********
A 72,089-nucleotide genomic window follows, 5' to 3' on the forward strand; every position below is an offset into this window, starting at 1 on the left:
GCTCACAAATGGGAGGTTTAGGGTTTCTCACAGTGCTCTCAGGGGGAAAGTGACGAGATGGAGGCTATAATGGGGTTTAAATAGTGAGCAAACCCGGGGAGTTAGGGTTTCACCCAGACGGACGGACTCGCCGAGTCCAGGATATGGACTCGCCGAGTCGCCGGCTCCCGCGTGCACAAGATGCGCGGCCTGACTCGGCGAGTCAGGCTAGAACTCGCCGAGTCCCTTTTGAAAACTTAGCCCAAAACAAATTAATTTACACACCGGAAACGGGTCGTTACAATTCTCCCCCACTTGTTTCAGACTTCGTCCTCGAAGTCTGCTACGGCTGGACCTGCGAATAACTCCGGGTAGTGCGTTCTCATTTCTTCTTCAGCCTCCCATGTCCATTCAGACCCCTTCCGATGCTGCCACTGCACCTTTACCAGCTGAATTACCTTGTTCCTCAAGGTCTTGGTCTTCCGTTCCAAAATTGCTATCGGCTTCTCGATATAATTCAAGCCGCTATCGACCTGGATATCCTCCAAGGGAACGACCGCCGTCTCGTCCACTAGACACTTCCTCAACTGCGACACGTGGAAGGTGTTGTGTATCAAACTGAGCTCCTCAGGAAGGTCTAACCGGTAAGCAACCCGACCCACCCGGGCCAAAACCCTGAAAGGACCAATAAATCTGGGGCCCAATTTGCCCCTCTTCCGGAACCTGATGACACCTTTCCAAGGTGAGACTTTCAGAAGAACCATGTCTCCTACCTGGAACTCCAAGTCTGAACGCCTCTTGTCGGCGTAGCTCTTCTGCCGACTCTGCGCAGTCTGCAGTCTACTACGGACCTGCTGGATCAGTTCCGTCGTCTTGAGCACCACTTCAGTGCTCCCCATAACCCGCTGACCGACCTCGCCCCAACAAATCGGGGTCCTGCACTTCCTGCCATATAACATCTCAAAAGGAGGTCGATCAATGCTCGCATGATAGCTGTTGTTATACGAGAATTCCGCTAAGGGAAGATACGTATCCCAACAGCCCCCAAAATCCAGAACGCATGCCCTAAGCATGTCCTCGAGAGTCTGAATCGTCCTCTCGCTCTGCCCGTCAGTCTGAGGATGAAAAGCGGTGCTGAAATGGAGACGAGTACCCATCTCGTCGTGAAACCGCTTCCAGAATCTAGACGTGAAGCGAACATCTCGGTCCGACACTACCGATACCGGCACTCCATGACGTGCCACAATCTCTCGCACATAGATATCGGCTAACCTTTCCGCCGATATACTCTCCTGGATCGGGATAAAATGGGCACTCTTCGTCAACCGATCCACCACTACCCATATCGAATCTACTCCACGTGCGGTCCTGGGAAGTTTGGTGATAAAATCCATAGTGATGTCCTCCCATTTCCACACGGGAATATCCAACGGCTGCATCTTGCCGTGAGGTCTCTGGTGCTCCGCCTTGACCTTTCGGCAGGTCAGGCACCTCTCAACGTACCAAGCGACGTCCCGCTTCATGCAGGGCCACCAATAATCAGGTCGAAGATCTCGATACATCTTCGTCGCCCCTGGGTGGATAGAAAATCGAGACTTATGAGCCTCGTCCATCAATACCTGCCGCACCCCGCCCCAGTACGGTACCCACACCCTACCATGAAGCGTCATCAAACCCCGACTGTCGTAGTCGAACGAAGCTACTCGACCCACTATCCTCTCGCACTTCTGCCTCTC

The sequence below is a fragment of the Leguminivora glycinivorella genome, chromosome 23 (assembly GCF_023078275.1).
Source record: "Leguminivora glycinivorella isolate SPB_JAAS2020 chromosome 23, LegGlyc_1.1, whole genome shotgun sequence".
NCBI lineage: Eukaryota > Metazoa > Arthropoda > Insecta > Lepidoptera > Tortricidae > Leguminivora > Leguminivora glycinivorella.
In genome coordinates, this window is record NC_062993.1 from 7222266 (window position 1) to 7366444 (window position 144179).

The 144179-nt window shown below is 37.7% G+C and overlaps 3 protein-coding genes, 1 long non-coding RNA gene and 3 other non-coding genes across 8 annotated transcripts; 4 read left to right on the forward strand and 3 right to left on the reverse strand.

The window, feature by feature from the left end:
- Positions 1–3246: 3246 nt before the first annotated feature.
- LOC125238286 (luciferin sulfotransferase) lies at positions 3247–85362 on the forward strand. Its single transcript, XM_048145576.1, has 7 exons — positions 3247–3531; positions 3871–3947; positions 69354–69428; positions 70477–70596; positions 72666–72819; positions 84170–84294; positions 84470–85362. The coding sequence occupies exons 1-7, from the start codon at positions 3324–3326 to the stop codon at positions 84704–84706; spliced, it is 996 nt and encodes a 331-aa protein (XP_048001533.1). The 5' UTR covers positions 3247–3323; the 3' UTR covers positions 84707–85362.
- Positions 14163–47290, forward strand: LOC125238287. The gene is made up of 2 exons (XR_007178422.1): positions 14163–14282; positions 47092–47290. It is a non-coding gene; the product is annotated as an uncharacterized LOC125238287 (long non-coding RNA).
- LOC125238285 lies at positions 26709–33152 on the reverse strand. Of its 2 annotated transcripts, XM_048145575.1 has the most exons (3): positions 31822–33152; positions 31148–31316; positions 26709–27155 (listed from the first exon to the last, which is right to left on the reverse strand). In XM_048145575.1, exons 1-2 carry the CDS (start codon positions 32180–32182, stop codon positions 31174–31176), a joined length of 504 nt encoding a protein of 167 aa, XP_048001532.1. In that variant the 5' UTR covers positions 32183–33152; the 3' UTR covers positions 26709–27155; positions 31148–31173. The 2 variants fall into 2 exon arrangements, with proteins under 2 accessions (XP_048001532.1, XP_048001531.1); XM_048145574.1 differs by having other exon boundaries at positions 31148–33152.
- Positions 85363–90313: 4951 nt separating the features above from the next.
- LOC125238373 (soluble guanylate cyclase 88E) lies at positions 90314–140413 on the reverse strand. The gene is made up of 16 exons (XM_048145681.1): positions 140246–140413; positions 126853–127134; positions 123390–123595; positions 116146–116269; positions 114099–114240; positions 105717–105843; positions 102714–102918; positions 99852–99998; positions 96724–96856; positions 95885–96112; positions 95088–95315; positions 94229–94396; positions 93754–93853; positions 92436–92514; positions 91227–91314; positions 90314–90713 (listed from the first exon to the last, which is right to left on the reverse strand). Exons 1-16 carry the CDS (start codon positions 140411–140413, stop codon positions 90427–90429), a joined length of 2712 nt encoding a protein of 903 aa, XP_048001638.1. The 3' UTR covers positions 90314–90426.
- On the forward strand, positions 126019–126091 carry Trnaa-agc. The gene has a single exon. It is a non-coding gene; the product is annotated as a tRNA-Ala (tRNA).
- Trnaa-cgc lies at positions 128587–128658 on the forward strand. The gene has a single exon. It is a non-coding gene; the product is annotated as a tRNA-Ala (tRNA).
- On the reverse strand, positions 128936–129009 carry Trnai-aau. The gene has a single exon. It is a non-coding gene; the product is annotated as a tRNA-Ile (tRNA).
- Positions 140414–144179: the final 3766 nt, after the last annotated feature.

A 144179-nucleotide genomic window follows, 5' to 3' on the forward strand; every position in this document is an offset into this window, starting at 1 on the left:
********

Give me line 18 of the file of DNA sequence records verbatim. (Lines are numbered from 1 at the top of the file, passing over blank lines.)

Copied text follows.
- Positions 140414–144179: the final 3766 nt, after the last annotated feature.